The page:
Your college student needs to know that you will be there.  If your student is in trouble – of any kind – they will worry about how to tell you.  But your student needs to know that they can tell you and that, while you may not approve, you will be there with your support – of them, not necessarily of their actions or choices.  Set the tone in all of your conversations.  Listen.  Respect Your student’s need to make their own choices (even if you don’t approve of them).  Share your feelings honestly.  You will be laying the foundation for good communication through many life situations for years to come.

Related Posts:

Twelve Things You Can Do To Help You Listen To Your College Student

Helping Your College Student Make Sense of Midterm Grades

College Parents, Hold That Advice!

Helping Your College Student Living at Home: What Can You Do?

Yes, You’re a College Parent, But What Exactly Does That Mean?


8 thoughts on “Helping Your College Student Avoid “How Do I Tell My Parents?” Fears”

  1. Estelle – It’s best not to compare results of appeals. Usually the committee or board which evaluates appeals takes each case separately. Decisions to reinstate are based on many things including, but not limited to, GPA, history and academic record, extenuating circumstances, and plans to make things different if the student returns. If you cannot be readmitted now, make a plan for what you will do for a semester or a year to gain experience, gain perspective, and possibly earn a few credits at a local college. Then apply for readmission at another time. You may find that the time away is extremely beneficial.

    Reply
  2. i have a question here i have being dismmised from college due to low cpa and i have appeal why i still can’t get reinstated while my friends her result is worse than me but she pass through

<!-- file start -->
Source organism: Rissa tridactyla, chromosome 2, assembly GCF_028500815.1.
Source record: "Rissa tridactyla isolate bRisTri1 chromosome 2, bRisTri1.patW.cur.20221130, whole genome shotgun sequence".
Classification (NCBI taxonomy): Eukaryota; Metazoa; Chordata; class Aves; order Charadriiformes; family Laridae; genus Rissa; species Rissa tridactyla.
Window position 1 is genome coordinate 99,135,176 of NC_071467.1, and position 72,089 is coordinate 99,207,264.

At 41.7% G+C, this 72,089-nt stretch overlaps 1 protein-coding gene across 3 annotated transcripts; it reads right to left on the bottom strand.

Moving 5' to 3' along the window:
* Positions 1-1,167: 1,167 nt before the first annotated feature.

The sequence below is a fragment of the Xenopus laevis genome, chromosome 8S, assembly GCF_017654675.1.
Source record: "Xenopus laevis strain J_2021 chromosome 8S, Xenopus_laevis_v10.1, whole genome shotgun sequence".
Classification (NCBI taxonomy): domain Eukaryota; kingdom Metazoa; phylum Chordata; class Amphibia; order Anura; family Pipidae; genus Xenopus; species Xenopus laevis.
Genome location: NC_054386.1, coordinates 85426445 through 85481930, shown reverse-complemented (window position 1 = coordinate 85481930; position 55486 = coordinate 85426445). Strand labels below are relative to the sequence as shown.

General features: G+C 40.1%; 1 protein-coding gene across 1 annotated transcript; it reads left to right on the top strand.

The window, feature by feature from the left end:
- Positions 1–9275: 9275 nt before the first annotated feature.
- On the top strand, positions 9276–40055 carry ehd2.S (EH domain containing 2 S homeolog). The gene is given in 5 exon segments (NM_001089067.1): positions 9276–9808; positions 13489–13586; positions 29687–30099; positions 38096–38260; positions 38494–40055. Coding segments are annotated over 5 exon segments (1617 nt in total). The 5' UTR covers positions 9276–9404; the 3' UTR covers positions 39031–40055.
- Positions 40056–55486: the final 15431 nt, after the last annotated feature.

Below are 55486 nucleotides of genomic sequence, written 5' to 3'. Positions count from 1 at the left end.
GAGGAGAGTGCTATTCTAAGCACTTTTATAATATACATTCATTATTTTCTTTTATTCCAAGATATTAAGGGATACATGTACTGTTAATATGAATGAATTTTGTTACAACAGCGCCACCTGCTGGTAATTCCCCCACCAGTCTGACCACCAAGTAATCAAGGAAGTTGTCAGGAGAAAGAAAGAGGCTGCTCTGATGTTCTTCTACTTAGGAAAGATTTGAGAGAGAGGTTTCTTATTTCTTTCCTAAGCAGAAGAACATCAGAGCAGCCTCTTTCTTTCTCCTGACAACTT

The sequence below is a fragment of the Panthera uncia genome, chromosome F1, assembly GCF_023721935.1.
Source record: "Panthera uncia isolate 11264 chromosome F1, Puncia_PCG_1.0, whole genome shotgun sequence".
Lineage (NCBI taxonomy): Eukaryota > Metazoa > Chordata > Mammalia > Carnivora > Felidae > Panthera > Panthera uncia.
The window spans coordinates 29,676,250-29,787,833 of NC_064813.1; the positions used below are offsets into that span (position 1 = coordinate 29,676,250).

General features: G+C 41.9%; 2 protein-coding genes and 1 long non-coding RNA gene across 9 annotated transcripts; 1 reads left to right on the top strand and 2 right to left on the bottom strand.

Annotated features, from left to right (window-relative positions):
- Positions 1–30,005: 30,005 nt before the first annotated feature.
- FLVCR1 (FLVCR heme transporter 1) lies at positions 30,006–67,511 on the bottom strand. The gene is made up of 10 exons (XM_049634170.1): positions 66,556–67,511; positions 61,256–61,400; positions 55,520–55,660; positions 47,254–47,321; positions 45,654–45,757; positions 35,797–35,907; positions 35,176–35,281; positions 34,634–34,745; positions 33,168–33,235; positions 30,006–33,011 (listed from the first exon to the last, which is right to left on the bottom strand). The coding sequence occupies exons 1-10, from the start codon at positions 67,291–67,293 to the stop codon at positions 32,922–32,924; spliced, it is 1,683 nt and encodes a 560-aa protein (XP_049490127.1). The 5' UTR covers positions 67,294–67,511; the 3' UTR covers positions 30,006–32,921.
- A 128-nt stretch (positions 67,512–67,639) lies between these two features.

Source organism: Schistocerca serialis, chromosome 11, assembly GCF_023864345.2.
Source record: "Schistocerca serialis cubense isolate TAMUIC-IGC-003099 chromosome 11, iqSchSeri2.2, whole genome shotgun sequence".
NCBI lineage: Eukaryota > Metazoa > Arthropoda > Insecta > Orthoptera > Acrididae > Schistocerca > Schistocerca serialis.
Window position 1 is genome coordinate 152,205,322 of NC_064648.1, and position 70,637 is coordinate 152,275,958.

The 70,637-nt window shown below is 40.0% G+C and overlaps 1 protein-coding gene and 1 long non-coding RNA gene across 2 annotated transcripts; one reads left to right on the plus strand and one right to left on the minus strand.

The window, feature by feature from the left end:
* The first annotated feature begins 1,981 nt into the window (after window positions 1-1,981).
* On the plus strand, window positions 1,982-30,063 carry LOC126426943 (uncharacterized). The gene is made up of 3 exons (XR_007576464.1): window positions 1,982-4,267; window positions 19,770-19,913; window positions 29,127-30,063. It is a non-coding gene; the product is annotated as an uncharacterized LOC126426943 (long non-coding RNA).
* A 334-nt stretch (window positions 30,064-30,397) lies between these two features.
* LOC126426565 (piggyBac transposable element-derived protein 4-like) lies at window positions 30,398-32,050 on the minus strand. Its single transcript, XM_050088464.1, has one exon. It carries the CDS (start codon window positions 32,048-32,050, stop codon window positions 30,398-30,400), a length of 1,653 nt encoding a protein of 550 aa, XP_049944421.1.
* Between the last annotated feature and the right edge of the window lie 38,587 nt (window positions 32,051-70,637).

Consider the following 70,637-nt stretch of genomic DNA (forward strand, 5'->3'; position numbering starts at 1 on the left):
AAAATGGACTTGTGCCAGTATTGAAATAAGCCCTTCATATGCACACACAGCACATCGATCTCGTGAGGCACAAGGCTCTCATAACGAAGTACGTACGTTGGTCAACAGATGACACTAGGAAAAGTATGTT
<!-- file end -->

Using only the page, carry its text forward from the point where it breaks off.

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  3. Deborah – this sounds like a difficult situation for your daughter. She may have an option to withdraw from the class (which is different from dropping the class at the beginning of the semester) if it truly feels as though she cannot do the work. She should certainly try to talk to the professor to see if he has any suggestions about how to be more successful. If the professor won’t take the time to talk to students at all, your daughter might try talking to the department chairperson. A tutoring center might also help. Sometimes peer tutors have taken the same courses and may be able to offer suggestions specific to that professor.

    Reply
  4. Page – It is always so difficult to watch our children struggle. Good for your daughter, though, for attempting difficult courses rather than taking the easy route. A year or two at community college may be a very good thing – not only for her GPA, but also for her confidence. If she has a few successful courses done, she can think about transferring to another school. They will value some successfully completed college courses. Good luck to her – and to you.

    Reply
  5. My daughter and her classmates are having problems with a professor at scsu(hbcu) he gives timed assignments for homework.No notes durong class and not liking to discuss problems that his students are having. To me he is a bad professor who is taking my child money amd not teaching anything. What do we need to do. Drop date has ended.

    Reply
  6. Hi my heart breaks for my daughter, I’m trying to stay positive for her. But she always took L2 college courses in high school she is a senior now and has a 1.85 gpa . she has worked so hard from having reading challenges now she doing physics getting 96 on there tests! she made the honor roll for the first time in senior year 1st quarter and didn’t the second. but now she going to have to go to community college which i understand is probably best choice but just feel terrible that she isn’t going to be attending regular colleges with her girlfriends, which i might add i believe is smarter than these girls, one took low class but got higher scores so might have lifted that gpa but this same girl struggled in school along side of my daughter they are best friends and shes going to a university that excepts 3.2 and up? i dont understand how this all works .just wondering i guess is should my daughter reapply so the can see she is working so hard in her senior year? thanks for taking the time to read

    Reply
  7. You’re so right, Monica. It helps when we think about listening and creating the right atmosphere for our student to talk as an active way of relating to them. Being the right kind of “receiver” of information is important. Thanks for your comment!

    Reply